ORIGINAL RESEARCH article
Sec. Microbial Symbioses
Volume 12 - 2021 | https://doi.org/10.3389/fmicb.2021.643449
Microbiome and Metabolome Analyses Reveal Novel Interplay Between the Skin Microbiota and Plasma Metabolites in Psoriasis
- 1Innovation Team for Skin Disease Diagnosis and Treatment Technology & Drug Discovery and Development, The General Hospital of Ningxia Medical University, Yinchuan, China
- 2Institute of Human Stem Cell Research, The General Hospital of Ningxia Medical University, Yinchuan, China
- 3Biotree Metabolomics Research Center, Biotree, Shanghai, China
- 4Department of Oncology Surgery, Ningxia Medical University, Yinchuan, China
- 5Clinical Medical School, Ningxia Medical University, Yinchuan, China
- 6Department of Dermatovenereology, The General Hospital of Ningxia Medical University, Yinchuan, China
Psoriasis is a chronic inflammatory skin disease that affects millions of people worldwide. There is still no effective approach for the clinical treatment of psoriasis. This is largely due to the lack of understanding of the pathological mechanism. Here, we comprehensively characterized the skin microbiome and plasma metabolome alterations of psoriasis patients. We observed that some pathogenic bacteria, including Vibrio, were significantly increased in psoriasis patients. The metabolomics results showed alterations in some metabolic pathways, especially pathways for lipid metabolism. In addition, microbiome-specific metabolites, including bile acids and kynurenine, were significantly changed. Correlation analysis revealed the interplay between the skin microbiota and plasma metabolites, especially between Vibrio and several lipids. Our results provide new evidence for the interplay between the skin microbiome and plasma metabolites, which is dramatically disrupted in psoriasis patients. This study also revealed the mechanism underlying the pathogenesis of psoriasis.
Psoriasis is one of the most common skin disorders worldwide, with approximately 2% of people affected (Boehncke and Schön, 2015). It affects not only the skin but also other organs. The molecular mechanism of psoriasis is not clear, which makes the discovery of new therapeutic drugs difficult. Most patients have to suffer from the disease for their whole life (Dubertret et al., 2006; Nestle et al., 2009).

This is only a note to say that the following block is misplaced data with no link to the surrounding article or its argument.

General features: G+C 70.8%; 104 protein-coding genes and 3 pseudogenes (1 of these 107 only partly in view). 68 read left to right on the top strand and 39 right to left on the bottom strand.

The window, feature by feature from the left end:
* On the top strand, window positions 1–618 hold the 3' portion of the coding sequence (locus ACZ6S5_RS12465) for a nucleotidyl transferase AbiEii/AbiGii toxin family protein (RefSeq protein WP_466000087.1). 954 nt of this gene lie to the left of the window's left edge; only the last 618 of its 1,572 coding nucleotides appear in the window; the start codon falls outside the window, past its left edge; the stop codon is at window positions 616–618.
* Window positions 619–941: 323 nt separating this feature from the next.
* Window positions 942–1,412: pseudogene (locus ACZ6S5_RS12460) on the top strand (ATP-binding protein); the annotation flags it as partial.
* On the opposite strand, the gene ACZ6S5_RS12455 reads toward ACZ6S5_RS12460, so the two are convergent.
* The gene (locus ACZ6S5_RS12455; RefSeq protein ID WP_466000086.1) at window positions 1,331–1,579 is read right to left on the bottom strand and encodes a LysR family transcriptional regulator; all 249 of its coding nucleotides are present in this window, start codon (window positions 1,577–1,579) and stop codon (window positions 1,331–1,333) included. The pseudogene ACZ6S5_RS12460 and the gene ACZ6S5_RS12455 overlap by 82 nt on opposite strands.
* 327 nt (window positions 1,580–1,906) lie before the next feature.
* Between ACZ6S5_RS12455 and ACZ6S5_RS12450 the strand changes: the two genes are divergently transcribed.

The causes of psoriasis remain largely unknown but are reported to be related to many factors, including environmental factors, genetic factors, and immunologic factors (Nestle et al., 2009). In addition, the progression and even relapse after clinical treatment are all influenced by these factors, which act together and form the specific metabolic characteristics of psoriasis. Glucose metabolism, amino acid metabolism, and lipid metabolism have been shown to be significantly changed in psoriasis patients (Zeng et al., 2017; Zhu and Thompson, 2019). The roles of metabolic regulation of cell proliferation and apoptosis are considered to be key to unregulated keratinocyte pathogenesis in psoriasis (Luo et al., 2020; Pohla et al., 2020). In addition, it is well known that the chronic inflammatory features of psoriasis, the associated characteristics of metabolic syndrome with psoriasis, and even the diet-related pathogenesis mechanism of psoriasis all indicate the importance of metabolism in the disease (Wolters, 2005; Gisondi et al., 2018). These reports suggest that alterations in global metabolism may contribute to the specific phenotype of psoriasis patients. However, additional information is still needed to answer these questions.
Microorganisms, which are located in many sites in our body, play very important roles in system homeostasis. Most studies have focused on the gut microbiome. The abundance and composition of the gut microbiome can vary under different conditions and are related to many human diseases (Chávez-Talavera et al., 2017). Increasing evidence has suggested that the activity of the microbiota is critical, especially in modulating tissue metabolism (Liu et al., 2017; He et al., 2020). In recent years, the role of the microbiome in maintaining healthy skin status and regulating skin-related diseases has been reported (Zeeuwen et al., 2013; Dréno et al., 2016; Byrd et al., 2018). For psoriasis, the role of the gut microbiome in disease pathogenesis and progression has been reported. In addition, the gut microbiota can be a potential biomarker of the disease (Thio, 2018; Myers et al., 2019). However, the organization of the skin microbiome and its potential function in regulating global metabolism in psoriasis patients remain unclear.